The Mayor of London is among those expected to attend a vigil for the victims of the London Bridge attack in the capital later.Jack Merritt, 25, and Saskia Jones, 23, will be honoured in a remembrance service at Guildhall Yard in the City.It will pay tribute to those who were injured, the emergency services and members of the public who responded.It comes amid an urgent review of the licence conditions of convicted terrorists released from prison.A book of condolences will be opened at Guildhall Art Gallery, and members of the public will be invited to lay flowers outside nearby Mansion House.The service will take place at 11:00 GMT, less than a mile from Fishmongers’ Hall, where convicted terrorist Usman Khan, 28, launched his attack on Friday.Khan, who was released from prison in December 2018 after serving half of his sentence, was later shot dead by police on London Bridge.Prime Minister Boris Johnson said on Sunday that 74 people jailed for terror offences and released early will have their licence conditions reviewed.Later that day, Staffordshire Police said a 34-year-old man had been arrested on suspicion of preparation of terrorist acts – but added there was no information to suggest the man was involved in the London Bridge attack.Mr Merritt and Ms Jones were both University of Cambridge graduates, and had been attending an event for the university’s Learning Together programme – which focuses on prisoner rehabilitation – when they were attacked.Their families have paid tribute to their loved ones.Ms Jones’ family said their daughter, from Stratford-upon-Avon in Warwickshire, had a “great passion” for supporting victims of criminal justice.”Saskia was a funny, kind, positive influence at the centre of many people’s lives,” the family statement read.”She had a wonderful sense of mischievous fun and was generous to the point of always wanting to see the best in all people.”She was intent on living life to the full and had a wonderful thirst for knowledge, enabling her to be the best she could be.”This is an extremely painful time for the family. Saskia will leave a huge void in our lives and we would request that our privacy is fully respected.”In a statement, Mr Merritt’s family described him as a “talented boy” who “died doing what he loved”.”Jack lived his principles; he believed in redemption and rehabilitation, not revenge, and he always took the side of the underdog.”Jack was an intelligent, thoughtful and empathetic person.”We know Jack would not want this terrible, isolated incident to be used as a pretext by the government for introducing even more draconian sentences on prisoners, or for detaining people in prison for longer than necessary,” the statement read.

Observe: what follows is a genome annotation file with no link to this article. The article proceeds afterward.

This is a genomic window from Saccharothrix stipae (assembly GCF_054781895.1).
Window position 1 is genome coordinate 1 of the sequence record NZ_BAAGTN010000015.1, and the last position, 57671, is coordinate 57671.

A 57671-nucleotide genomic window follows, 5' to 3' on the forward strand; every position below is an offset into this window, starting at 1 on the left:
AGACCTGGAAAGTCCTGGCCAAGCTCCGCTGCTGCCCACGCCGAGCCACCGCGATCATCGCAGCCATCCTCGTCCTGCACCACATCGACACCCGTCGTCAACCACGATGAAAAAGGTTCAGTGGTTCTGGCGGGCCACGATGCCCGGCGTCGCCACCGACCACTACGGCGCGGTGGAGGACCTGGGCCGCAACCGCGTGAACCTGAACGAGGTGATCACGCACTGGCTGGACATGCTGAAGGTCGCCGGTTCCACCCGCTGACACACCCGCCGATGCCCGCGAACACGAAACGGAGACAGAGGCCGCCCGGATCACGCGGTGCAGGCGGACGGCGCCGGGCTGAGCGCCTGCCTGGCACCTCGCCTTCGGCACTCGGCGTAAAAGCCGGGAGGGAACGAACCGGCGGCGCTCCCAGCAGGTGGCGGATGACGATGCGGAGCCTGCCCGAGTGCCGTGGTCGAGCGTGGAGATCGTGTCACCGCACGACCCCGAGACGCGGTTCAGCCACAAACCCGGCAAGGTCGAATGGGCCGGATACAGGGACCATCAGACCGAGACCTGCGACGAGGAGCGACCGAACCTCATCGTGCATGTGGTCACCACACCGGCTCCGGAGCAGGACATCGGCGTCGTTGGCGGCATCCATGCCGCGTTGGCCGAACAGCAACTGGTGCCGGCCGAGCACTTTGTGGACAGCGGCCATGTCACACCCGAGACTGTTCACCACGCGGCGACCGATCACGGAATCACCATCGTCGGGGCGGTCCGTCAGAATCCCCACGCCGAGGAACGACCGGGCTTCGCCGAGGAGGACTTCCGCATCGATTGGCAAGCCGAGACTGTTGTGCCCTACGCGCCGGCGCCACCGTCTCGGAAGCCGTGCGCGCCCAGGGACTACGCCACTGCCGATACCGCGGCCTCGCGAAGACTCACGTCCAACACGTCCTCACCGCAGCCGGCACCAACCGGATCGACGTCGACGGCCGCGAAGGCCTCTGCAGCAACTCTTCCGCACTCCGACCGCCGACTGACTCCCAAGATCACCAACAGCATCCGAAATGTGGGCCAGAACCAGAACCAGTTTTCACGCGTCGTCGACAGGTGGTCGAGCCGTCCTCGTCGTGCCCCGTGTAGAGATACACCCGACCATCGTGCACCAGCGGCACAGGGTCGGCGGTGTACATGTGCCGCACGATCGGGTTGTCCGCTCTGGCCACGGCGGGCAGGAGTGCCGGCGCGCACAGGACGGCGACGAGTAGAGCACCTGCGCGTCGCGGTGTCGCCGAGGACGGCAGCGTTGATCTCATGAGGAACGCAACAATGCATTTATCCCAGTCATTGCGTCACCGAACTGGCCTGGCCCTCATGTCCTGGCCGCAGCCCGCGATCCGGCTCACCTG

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Cambridge University’s vice-chancellor said he was “devastated to learn that among the victims were staff and alumni”.Prof Stephen J Toope said: “What should have been a joyous opportunity to celebrate the achievements of this unique and socially transformative programme, hosted by our Institute of Criminology, was instead disrupted by an unspeakable criminal act.”Among the three people injured, whose identities have not been publicly released, is a member of university staff.”Our university condemns this abhorrent and senseless act of terror.”Speaking to the BBC, Prof Toope said the fact Mr Merritt was killed by someone he was trying to help “is the greatest tragedy of all”.”I have profound sadness for the family,” he added.”This is an attack on our community and it was intended, in such, to produce a form of terror and sadness – and it has clearly done that.”London Bridge itself was cordoned off for most of the weekend to allow forensic work to be carried out but has now been reopened to traffic.
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Toby Williamson, chief executive of Fishmongers’ Hall, praised the bravery of his staff who intervened to stop the attacker, hailing their actions as “extraordinary things done by ordinary people”.”There was a scream, there was blood. People thought it was an exercise at first,” Mr Williamson told the BBC. He recounted how two men, named as Lukasz and Andy, “used fire extinguishers, chairs and narwhal tusks ripped off the wall” to fend off Khan and drive him out of the building.”They took a decision, one that enough was enough. They were determined it wasn’t going to go on.””They are two of the most humble people… but in the heat of the moment, people do extraordinary things.”I am very proud to know them.”The vigil at Guildhall Yard follows a service for the victims on Sunday at Southwark Cathedral, which was attended by hundreds.The Dean of Southwark Cathedral, the Very Reverend Andrew Nunn, said many people were struggling with what happened.On Friday, the cathedral was put into lockdown as people ran away from London Bridge.As crowds ran towards the cathedral, the dean recalled having “that sense of déjà vu”, adding that it brought back memories of the nearby attack in Borough Market two years ago, which left eight dead and 48 injured.Speaking at Sunday’s service, the dean said “memories have been stirred and wounds have been re-opened”.He added: “What seemed to have been put to the back of people’s minds has now been brought to the fore.”We have to stand with them. We have to help bear their pain but also speak to that pain with words of hope.”He also praised the bravery of the people who confronted Khan as he carried out his attack.”Every event of this nature produces stories of such selfless acts of bravery.”Dr Vin Diwaker, medical director for the NHS in London, gave an update on the conditions of the three people who were injured in the attack.He said: “One of the people injured in the London Bridge incident has now been able to return home. “Two people remain in a stable condition and continue to receive expert care in hospital.”